Connie Willis delivers another fabulous book. Part of her charm is that her books are written in a sort of Victorian style. She is the most decorated Sci/fi fantasy writer of all time. Other quality Fantasy writers like Neil Gaiman have similar styles. If you are looking for a space cowboy traditonal sci-fi novel then you will be disappointed. If you hate her style that is too bad for you. However, the Nebula and Hugo award panel disagree. This one may not win best novel of the year but it is worth listening to or actually reading.
It is engrossing. Only bad thing about it is that I have to wait until Fall fot the next half.
OK, so I didn't read the publishers summary and didn't realize that it was the first part of a two part novel. I had to replay the last chapter to make sure I hadn't skipped some major part of the story. Having said that, I had read that the book wasn't really about time travel so much as the characters of war ravaged England and how their daily lives were so dramatically affected by the war. Some of the situations and characters were repetitious, but I still look forward to hearing the second part.
I don't like having to wait so long for the release of the second part. I hope I remember the plot and characters eight months later.
I quit listening after an hour or so. The story reputedly revolves around time-traveling historians going back to study key events during WWII. Maybe it gets there. But the bulk of the story in the beginning is about the historians' scheduling troubles and petty frustrations with drop dates and locations. The story never really starts and there are several useless and inane concepts, like historical events that cannot be entered because they are too critical, or downloading languages or Shakespeare in their entirety. Frivolous.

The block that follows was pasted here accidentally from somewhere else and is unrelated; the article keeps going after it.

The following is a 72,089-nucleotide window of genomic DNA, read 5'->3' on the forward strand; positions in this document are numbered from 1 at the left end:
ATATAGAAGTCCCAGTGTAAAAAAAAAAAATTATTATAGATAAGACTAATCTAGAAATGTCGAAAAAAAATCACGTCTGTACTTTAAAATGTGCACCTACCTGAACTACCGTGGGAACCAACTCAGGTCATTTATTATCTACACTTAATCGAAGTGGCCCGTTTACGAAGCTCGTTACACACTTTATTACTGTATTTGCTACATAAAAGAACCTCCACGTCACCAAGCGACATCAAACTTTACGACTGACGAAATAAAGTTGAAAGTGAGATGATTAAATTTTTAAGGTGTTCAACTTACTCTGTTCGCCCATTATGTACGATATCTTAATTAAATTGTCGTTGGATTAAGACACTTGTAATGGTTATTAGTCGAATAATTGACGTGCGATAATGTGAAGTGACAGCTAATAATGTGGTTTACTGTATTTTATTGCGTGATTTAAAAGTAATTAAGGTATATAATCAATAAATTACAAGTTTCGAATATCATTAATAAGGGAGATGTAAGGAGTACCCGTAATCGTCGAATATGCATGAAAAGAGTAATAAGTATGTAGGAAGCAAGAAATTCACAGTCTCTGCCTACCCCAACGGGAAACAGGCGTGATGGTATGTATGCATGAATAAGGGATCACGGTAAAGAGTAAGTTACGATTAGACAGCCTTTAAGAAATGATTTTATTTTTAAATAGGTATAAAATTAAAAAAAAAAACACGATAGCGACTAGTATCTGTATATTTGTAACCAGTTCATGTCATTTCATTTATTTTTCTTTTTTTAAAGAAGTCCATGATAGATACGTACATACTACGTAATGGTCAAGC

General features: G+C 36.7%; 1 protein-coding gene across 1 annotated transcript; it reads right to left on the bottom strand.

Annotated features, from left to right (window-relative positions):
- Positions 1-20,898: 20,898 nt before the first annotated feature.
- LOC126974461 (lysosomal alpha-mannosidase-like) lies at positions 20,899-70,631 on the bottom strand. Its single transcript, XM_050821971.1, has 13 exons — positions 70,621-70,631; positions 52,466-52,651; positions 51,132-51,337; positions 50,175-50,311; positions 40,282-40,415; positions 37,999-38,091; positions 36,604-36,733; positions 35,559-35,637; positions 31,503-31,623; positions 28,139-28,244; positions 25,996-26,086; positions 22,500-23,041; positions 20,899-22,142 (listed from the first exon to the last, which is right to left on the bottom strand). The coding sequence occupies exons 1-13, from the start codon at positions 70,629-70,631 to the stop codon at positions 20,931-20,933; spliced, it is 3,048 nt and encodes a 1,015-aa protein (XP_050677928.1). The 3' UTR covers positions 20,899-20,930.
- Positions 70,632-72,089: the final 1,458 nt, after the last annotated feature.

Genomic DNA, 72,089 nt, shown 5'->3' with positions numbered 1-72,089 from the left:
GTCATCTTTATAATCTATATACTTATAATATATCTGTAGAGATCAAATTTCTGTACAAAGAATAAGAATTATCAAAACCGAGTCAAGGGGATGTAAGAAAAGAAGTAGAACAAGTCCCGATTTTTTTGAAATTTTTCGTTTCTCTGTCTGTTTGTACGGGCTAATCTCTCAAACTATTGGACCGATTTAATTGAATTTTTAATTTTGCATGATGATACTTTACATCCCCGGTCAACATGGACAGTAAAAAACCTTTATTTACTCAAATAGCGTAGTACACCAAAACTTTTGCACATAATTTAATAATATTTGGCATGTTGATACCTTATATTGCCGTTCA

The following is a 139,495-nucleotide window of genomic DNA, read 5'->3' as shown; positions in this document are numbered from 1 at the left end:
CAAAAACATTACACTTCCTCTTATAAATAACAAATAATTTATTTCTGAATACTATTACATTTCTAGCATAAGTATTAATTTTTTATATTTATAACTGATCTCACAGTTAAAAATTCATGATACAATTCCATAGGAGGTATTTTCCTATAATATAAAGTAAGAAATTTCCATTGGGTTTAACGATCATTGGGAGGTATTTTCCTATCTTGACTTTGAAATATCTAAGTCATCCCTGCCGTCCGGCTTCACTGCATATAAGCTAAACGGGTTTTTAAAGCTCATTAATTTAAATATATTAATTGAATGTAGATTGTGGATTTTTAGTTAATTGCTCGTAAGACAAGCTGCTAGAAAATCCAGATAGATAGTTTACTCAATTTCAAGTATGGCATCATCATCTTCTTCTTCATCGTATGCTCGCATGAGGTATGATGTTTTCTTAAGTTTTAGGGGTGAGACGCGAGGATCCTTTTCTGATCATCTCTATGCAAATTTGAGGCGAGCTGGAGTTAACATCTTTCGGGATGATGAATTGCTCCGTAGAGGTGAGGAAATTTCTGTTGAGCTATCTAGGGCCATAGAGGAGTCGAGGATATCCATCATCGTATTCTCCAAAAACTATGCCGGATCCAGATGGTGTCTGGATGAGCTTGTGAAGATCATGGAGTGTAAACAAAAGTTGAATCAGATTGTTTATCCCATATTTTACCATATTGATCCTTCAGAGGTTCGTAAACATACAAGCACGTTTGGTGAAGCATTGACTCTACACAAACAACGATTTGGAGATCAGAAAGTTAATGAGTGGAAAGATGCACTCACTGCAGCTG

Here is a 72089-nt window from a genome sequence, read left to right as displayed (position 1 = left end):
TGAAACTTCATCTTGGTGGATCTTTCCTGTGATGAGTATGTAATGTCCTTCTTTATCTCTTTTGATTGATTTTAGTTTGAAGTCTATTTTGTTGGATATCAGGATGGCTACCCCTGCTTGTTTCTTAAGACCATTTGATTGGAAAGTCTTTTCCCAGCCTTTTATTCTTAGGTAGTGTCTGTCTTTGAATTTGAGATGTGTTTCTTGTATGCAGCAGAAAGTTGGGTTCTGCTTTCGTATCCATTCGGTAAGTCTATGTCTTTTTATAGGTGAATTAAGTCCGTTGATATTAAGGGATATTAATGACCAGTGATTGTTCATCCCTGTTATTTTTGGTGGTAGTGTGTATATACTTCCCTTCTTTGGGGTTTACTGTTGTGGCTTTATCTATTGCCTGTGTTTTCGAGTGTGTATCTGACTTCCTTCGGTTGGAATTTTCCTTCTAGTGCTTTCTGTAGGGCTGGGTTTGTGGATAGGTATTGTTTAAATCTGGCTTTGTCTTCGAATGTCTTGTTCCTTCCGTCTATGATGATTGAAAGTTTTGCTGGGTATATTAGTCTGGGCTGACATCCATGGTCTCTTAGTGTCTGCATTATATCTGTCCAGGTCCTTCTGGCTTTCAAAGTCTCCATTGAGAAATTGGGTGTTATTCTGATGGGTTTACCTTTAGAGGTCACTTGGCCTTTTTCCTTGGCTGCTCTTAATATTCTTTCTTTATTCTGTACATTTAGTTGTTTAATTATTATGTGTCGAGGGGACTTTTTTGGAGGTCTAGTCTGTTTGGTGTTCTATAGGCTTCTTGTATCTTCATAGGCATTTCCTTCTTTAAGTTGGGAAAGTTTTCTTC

Well researched period piece, but I have to say the book went nowhere. Every review mentions the abrupt end, and even though I was prepared I had to say "Huh?" when the book ended. I don't have the interest or patience to endure the second book. Both books should be edited down to a combined 4-5 hour story. This story is so repetitious about "the drop" and a complete lack of tension or insight of what really may be happening back at the home office, that I feel I wasted my time with this one. I did finish the book out of stubbornness, but I will not bother to get the sequel. I have a couple of hundred of Audible books, I love Audible, and this is one of only two books I'm sorry I purchased. (No fault of Audible).
I usually like the time travel theme, but this one has not been able to get me interested. Rarely do I not finish listening to a book, but this will probably be one.
I'm well into the listen and am entranced. I know it's a two-parter and that it contains many of the themes and characters of Willis' previous novels--and that's fine for me. The breadth of characters and points of view are complex, but manageable in the listen with the different accents of the narrator. Looking forward to savoring the remainder. It keeps me going at the gym. . .